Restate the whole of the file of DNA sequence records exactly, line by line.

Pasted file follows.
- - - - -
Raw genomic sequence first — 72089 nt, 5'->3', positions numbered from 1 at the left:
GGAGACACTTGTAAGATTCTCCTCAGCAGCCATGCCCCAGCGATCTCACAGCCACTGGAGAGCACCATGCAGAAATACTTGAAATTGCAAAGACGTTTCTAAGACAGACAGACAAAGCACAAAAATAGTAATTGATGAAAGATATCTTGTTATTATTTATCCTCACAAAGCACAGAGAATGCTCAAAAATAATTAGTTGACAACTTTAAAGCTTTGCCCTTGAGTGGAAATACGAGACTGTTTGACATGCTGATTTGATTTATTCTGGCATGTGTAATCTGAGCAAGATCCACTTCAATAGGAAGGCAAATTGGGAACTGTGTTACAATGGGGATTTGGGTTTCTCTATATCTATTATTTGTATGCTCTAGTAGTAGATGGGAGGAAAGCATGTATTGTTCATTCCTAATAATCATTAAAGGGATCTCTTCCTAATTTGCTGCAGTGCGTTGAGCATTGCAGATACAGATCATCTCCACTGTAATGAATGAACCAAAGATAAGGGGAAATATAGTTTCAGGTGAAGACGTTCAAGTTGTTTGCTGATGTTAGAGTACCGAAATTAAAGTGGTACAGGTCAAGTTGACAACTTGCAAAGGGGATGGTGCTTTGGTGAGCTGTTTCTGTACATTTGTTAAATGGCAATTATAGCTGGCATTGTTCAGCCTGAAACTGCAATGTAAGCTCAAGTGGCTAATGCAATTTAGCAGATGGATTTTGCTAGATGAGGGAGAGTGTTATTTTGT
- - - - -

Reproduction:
Raw genomic sequence first — 72089 nt, 5'->3', positions numbered from 1 at the left:
GGAGACACTTGTAAGATTCTCCTCAGCAGCCATGCCCCAGCGATCTCACAGCCACTGGAGAGCACCATGCAGAAATACTTGAAATTGCAAAGACGTTTCTAAGACAGACAGACAAAGCACAAAAATAGTAATTGATGAAAGATATCTTGTTATTATTTATCCTCACAAAGCACAGAGAATGCTCAAAAATAATTAGTTGACAACTTTAAAGCTTTGCCCTTGAGTGGAAATACGAGACTGTTTGACATGCTGATTTGATTTATTCTGGCATGTGTAATCTGAGCAAGATCCACTTCAATAGGAAGGCAAATTGGGAACTGTGTTACAATGGGGATTTGGGTTTCTCTATATCTATTATTTGTATGCTCTAGTAGTAGATGGGAGGAAAGCATGTATTGTTCATTCCTAATAATCATTAAAGGGATCTCTTCCTAATTTGCTGCAGTGCGTTGAGCATTGCAGATACAGATCATCTCCACTGTAATGAATGAACCAAAGATAAGGGGAAATATAGTTTCAGGTGAAGACGTTCAAGTTGTTTGCTGATGTTAGAGTACCGAAATTAAAGTGGTACAGGTCAAGTTGACAACTTGCAAAGGGGATGGTGCTTTGGTGAGCTGTTTCTGTACATTTGTTAAATGGCAATTATAGCTGGCATTGTTCAGCCTGAAACTGCAATGTAAGCTCAAGTGGCTAATGCAATTTAGCAGATGGATTTTGCTAGATGAGGGAGAGTGTTATTTTGT